Combating racial stereotypes with comedy

Combating racial stereotypes with comedy
A performer at FAWK’s Clapback Cabaret on Saturday, Oct. 27, 2018 at the Indigenous Roots Cultural Arts Center, 788 East 7th Street, St. Paul. Photo by Mai Houa Xiong.
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Female role models can be hard to find in the mainstream media—and even harder for young women of color. Women are expected to go along with status quo, be quiet and not speak. And those stereotypes are only heightened when it comes to Asian women.

That’s why award-winning women artists founded FAWK—the Funny Asian Women Kollective. Busting down barriers using comedic relief is their mission.

“Breaking the stereotype means you have to be loud,” said co-founder May Lee-Yang.  

Created in 2014 by award-winning women artists Lee-Yang, Naomi Ko and Saymoukda Vongsay, FAWK strives to combat invisibility and dehumanization of Asian Pacific Islander American women (APIA).

FAWK hosts clapback cabarets that feature Asian Pacific Islander American female-identifying talent from across the country. Cabarets are held at the Indigenous Roots Cultural Art Center located on 7th Street, a few blocks from Metro State’s St. Paul campus.

A new series of cabarets feature students from previous clapback workshops. The first was held Oct. 27. Featured artists were Hebba Gouda, Patti Kameya, Marina Kittako, You Lee and hclou.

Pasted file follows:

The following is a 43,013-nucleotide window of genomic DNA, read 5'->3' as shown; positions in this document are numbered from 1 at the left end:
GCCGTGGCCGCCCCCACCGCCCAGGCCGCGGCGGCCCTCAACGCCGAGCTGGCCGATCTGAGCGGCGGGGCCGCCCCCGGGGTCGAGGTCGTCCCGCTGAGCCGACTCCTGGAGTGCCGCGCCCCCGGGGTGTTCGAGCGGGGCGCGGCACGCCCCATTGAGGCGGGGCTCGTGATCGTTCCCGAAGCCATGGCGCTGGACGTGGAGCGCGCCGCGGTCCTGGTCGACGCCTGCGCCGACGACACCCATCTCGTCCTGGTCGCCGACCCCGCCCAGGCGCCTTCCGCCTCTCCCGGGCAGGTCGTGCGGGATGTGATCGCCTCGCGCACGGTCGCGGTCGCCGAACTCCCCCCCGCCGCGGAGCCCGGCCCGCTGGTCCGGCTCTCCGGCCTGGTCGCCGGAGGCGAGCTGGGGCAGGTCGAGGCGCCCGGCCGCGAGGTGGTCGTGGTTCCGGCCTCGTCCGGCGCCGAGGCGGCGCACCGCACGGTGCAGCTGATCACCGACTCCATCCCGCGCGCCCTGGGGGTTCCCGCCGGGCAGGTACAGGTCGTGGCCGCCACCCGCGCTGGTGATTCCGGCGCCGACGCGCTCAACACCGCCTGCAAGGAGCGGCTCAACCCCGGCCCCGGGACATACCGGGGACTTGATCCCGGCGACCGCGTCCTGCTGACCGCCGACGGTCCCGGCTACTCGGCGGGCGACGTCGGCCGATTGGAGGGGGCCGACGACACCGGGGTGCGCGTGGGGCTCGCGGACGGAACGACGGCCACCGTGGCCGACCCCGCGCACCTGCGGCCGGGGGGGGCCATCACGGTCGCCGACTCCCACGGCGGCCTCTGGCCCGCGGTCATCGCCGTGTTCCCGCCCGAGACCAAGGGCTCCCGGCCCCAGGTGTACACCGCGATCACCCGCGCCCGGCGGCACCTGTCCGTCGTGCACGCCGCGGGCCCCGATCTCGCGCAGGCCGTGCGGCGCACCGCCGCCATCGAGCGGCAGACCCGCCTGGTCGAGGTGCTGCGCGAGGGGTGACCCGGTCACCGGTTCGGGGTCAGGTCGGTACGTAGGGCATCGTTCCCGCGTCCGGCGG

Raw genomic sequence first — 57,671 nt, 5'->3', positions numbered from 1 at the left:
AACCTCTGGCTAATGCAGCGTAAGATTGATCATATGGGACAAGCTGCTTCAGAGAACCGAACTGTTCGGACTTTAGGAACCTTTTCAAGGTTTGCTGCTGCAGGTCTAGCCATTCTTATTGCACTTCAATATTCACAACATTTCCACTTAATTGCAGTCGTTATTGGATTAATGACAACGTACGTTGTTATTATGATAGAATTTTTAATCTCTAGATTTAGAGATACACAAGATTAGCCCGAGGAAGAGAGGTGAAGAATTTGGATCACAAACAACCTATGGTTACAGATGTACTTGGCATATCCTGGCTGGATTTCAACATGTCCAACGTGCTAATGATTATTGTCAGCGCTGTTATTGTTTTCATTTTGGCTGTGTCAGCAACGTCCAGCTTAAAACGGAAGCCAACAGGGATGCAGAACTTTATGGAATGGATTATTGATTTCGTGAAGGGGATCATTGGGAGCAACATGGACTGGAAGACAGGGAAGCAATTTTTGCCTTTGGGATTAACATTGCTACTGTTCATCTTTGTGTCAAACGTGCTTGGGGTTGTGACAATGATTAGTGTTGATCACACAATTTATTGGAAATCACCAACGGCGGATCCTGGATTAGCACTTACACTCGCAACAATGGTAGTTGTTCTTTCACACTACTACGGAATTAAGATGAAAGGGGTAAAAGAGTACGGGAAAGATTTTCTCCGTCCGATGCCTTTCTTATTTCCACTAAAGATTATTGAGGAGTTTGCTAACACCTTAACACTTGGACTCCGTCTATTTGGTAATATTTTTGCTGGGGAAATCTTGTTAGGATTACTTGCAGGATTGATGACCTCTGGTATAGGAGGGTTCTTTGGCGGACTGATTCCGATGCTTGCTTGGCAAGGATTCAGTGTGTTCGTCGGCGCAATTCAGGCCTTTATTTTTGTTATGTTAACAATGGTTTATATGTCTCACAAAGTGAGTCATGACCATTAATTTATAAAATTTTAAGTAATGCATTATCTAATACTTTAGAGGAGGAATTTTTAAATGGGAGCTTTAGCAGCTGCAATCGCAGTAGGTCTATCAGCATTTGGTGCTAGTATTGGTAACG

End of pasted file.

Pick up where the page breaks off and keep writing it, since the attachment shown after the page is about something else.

The artists tackled the tough topics of race, patriarchy, white supremacy and sexual health through performance art, comedy and storytelling. One artist offered an embellished personal harrowing tale of escaping overly curious white people. Another gave a tarot reading about the highly charged political climate and inciting of racism.

Dr. Patti Kameya, a teaching artist at the Loft and previously an assistant professor at the University of St. Thomas and Kent State University, performed an eye-opening skit.

Drawing on her teaching knowledge and volunteer time at the Mid-Continent Oceanographic Institute, Kameya presented “Today’s Edition of Modern Foods: Modern Sushi.”

The crowd mouthed along in Japanese as Kameya offered substitutes for sushi terms. “Ebi” (shrimp) became “pa-lees-teek stroh.” “Maguro” (tuna) became “see-lee-cohn bah-gah prose-thee-says.” “Ikura” (fish eggs) became “mih-croh bee-duhs.”

To their horror, audience members realized the expanded syllables were spelling out “plastic straw,” “silicon bag prosthesis” and “microbeads”—Kameya’s commentary on the plastic and material pollution piling up in the oceans.

Kameya closed out her act by confronting stereotypes and playing the kazoo. “Since Asian women are expected to be quiet, I encourage them to use the kazoo,” she said.

In her take on the current political climate in America, hclou ended the evening with uplifting advice.

“Bad things happen but take joy in the moment,” she said. “[When faced with racism] stand your ground—stand strong. Don’t use violence.”

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